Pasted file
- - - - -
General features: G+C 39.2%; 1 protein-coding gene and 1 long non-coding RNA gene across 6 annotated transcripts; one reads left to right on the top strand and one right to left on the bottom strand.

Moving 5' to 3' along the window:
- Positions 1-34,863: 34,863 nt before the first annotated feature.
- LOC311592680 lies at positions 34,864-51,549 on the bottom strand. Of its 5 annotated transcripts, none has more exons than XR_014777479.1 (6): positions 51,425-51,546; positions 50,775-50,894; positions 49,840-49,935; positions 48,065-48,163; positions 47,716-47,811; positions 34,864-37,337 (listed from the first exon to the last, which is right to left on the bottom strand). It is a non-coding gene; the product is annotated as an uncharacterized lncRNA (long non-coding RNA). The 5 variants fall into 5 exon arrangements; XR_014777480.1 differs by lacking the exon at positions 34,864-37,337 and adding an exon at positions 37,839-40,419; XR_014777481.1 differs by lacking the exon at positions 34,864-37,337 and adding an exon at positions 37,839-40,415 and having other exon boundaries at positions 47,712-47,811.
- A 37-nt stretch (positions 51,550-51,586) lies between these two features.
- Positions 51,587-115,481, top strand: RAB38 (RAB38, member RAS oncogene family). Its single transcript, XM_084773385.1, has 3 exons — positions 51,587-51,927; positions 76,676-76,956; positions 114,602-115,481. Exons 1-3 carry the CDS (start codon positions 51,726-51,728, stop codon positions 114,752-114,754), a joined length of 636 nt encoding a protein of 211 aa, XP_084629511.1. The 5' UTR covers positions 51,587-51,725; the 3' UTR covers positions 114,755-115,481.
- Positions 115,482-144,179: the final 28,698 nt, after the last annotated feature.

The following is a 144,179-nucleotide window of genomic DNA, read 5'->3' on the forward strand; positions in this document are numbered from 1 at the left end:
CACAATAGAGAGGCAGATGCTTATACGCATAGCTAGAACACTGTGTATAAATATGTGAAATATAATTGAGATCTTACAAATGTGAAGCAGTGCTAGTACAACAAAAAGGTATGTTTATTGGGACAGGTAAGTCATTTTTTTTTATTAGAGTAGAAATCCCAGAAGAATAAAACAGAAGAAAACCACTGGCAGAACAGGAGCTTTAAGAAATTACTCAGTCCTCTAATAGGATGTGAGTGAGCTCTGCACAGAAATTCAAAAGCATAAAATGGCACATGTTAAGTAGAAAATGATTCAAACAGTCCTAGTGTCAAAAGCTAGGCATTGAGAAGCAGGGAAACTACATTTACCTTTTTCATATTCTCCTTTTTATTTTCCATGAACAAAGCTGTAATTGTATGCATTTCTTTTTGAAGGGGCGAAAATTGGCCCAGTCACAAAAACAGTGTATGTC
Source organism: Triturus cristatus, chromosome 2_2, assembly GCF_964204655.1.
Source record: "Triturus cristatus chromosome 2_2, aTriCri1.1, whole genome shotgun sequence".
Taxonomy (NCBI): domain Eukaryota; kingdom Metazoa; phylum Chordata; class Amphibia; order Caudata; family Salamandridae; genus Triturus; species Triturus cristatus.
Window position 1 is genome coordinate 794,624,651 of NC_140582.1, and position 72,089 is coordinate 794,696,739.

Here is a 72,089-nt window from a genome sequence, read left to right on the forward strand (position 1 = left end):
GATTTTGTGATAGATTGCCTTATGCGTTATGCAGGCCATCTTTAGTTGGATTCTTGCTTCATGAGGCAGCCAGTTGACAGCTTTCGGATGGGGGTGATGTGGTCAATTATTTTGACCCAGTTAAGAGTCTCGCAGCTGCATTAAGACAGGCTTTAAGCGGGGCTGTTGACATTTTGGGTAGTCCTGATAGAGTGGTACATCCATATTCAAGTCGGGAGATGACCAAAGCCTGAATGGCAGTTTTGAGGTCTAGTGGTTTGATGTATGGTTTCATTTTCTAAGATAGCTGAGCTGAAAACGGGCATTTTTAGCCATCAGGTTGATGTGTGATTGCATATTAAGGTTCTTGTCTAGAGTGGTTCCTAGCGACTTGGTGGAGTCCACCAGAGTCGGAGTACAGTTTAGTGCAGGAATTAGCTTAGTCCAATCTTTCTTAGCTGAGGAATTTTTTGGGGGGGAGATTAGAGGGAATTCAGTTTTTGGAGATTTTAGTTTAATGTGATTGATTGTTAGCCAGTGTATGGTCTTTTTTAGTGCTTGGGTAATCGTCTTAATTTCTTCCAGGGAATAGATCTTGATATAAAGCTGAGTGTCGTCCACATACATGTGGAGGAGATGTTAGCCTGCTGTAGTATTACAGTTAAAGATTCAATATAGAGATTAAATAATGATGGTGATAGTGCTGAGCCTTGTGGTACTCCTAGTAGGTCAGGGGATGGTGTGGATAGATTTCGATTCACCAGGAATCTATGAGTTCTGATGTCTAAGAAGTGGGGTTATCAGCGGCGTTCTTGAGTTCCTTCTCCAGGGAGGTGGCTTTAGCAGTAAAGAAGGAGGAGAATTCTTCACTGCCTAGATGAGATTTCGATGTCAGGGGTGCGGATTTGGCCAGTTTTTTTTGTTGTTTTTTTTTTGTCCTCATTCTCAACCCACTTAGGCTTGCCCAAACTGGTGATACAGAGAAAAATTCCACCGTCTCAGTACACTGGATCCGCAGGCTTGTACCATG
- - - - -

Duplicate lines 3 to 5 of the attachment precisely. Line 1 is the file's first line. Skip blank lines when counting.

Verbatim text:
- Positions 1-34,863: 34,863 nt before the first annotated feature.
- LOC311592680 lies at positions 34,864-51,549 on the bottom strand. Of its 5 annotated transcripts, none has more exons than XR_014777479.1 (6): positions 51,425-51,546; positions 50,775-50,894; positions 49,840-49,935; positions 48,065-48,163; positions 47,716-47,811; positions 34,864-37,337 (listed from the first exon to the last, which is right to left on the bottom strand). It is a non-coding gene; the product is annotated as an uncharacterized lncRNA (long non-coding RNA). The 5 variants fall into 5 exon arrangements; XR_014777480.1 differs by lacking the exon at positions 34,864-37,337 and adding an exon at positions 37,839-40,419; XR_014777481.1 differs by lacking the exon at positions 34,864-37,337 and adding an exon at positions 37,839-40,415 and having other exon boundaries at positions 47,712-47,811.
- A 37-nt stretch (positions 51,550-51,586) lies between these two features.